Use Weather Conditions To Your Advantage
To take advantage of the ups and downs of winter whitetail behavior you will need to pre-scout your hunting properties. Take inventory of all food sources, including native browse, agricultural leftovers, food plots and even baited sites, whether yours or established by a neighboring hunter. All stressed deer focus on feed and will readjust bedrooms and travel patterns to stay near a well-stocked grocery store.
Trail cameras and firsthand observations can reveal which nutrition source attracts the most attention. Think high-energy food. Carbohydrates found in corn and acorns, produce energy and heat to fuel the internal furnace of whitetails. Soybeans, turnips, winter wheat and other food plot specialties also garner attention, especially if it is the only restaurant in town. Even be cognitive of favored native browse since deer munch on a dozen or more leafy snacks throughout the day.
Next, take note of the best bedding cover near the food source sporting the highest deer activity. If thick cover is located nearby look for bucks to take refuge there. Bucks often stay relatively close to food to conserve energy when traveling to and from the food source. In dense timber that distance may be less than 300 yards from the food, but a half mile is not out of the question. In open country deer may seek sanctuary a mile or more away from food to provide them ample surveillance as they scope for any open-country ambush.
Once you have a handle on food and cover, connect the dots and find an ambush site along the route. Oftentimes you will be hunting evenings-only as mature bucks habitually retreat to refuge well before morning shooting light. Afternoon-only hunting also preserves the element of surprise by not educating morning deer that you bump going in before shooting light.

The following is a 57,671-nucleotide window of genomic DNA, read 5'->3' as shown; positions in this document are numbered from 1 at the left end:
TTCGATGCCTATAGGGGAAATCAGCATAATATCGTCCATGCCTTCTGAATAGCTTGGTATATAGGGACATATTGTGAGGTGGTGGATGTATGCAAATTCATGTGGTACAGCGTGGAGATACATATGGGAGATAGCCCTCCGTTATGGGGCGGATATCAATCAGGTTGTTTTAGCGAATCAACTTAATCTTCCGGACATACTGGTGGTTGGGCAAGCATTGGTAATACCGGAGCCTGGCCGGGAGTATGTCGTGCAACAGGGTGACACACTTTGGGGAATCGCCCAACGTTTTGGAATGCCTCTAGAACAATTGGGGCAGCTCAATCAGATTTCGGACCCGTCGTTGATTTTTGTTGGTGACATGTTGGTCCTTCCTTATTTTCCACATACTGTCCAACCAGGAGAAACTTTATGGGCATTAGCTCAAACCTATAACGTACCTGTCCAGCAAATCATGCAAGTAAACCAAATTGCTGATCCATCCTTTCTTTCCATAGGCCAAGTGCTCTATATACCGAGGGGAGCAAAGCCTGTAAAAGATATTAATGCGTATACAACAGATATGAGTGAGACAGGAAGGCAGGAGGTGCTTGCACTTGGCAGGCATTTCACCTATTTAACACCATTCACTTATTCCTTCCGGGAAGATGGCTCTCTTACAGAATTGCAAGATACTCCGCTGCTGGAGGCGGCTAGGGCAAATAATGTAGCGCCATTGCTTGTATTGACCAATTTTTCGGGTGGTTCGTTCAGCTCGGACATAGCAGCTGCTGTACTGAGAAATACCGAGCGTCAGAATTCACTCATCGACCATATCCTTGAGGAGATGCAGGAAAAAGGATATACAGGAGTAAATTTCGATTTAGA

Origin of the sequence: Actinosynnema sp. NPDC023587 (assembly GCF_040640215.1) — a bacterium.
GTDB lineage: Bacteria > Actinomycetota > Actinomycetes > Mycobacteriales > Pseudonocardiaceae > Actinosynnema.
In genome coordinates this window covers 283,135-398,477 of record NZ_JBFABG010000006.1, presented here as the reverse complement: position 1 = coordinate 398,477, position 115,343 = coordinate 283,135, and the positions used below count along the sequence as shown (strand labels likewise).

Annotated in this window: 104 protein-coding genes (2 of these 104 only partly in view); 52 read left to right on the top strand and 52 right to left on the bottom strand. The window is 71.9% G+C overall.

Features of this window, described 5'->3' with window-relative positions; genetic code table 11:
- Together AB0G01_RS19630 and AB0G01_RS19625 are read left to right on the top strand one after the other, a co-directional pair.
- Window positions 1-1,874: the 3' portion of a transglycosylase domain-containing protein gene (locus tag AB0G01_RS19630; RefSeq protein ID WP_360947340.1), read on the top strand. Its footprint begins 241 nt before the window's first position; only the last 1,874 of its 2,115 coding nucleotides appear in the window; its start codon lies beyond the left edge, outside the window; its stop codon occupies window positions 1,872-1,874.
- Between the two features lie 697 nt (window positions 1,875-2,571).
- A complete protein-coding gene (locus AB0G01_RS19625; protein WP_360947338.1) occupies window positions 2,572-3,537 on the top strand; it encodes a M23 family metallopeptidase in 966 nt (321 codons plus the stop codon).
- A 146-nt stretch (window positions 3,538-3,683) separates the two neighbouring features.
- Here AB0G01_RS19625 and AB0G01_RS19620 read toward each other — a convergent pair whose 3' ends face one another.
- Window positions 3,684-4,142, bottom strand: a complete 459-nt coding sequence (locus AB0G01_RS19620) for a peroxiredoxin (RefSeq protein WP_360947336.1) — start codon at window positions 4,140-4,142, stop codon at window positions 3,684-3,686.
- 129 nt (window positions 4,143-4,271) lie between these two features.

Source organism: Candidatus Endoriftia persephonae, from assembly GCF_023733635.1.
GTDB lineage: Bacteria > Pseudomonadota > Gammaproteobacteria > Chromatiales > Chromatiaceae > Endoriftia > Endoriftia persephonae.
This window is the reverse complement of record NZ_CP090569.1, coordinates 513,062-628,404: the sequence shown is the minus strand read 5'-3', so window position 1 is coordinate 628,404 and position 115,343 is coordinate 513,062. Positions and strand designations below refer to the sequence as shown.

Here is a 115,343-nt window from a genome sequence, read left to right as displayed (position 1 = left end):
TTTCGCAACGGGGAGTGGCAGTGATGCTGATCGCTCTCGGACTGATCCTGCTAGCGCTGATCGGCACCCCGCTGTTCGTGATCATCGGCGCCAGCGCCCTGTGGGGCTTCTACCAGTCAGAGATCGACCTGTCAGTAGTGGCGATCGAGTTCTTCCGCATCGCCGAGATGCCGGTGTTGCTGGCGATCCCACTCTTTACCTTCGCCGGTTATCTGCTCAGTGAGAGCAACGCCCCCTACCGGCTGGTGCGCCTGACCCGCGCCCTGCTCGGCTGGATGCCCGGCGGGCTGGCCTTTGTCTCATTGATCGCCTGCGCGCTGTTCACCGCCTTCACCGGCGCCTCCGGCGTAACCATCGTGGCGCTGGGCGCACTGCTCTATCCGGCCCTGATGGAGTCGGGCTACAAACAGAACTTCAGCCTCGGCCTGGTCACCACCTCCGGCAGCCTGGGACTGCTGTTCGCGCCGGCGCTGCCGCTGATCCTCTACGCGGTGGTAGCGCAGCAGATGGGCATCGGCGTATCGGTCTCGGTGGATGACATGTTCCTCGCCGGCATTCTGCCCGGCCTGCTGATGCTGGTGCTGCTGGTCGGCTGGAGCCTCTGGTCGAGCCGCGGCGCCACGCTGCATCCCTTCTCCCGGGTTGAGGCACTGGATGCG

If a weather front is impending, hunt the food sources before Santa crashes town. Once bucks go into winter lockdown, hunt stands along interior edges hoping to waylay a browsing buck during the storm. You may even be able to still-hunt through cover using the wind and decreased visibility to mask an in-your-face assault. After the storm it is time to focus on food once again.
One season I found myself still holding a Kansas tag well into December. I planned a hunt that timed well with the end of a major snowstorm. Deer had been in a wintry lockdown for three days and I took advantage of the storm-ending movement. That evening, an old warrior I was familiar with from the rut, meandered out onto a food plot of winter wheat. He ignored the scattered does around him and devoured vegetation like a starving prisoner given a Little Caesar’s pizza.
As he munched closer, I waited for him to turn his attention away from the hunting blind and then I drew my bow. It was classically, his last supper.
About the Author: Mark Kayser is a prolific outdoor writer and hunting television host. Mark spends his falls chasing elk and whitetails from the Rocky Mountains to the Midwest. From solo DIY elk hunts on public land to sitting in a treestand waiting to ambush rutting whitetail bucks, Mark lives and breathes the hunting lifestyle. For more about Mark Kayser and ways to follow him on social media, visit www.markkayser.com.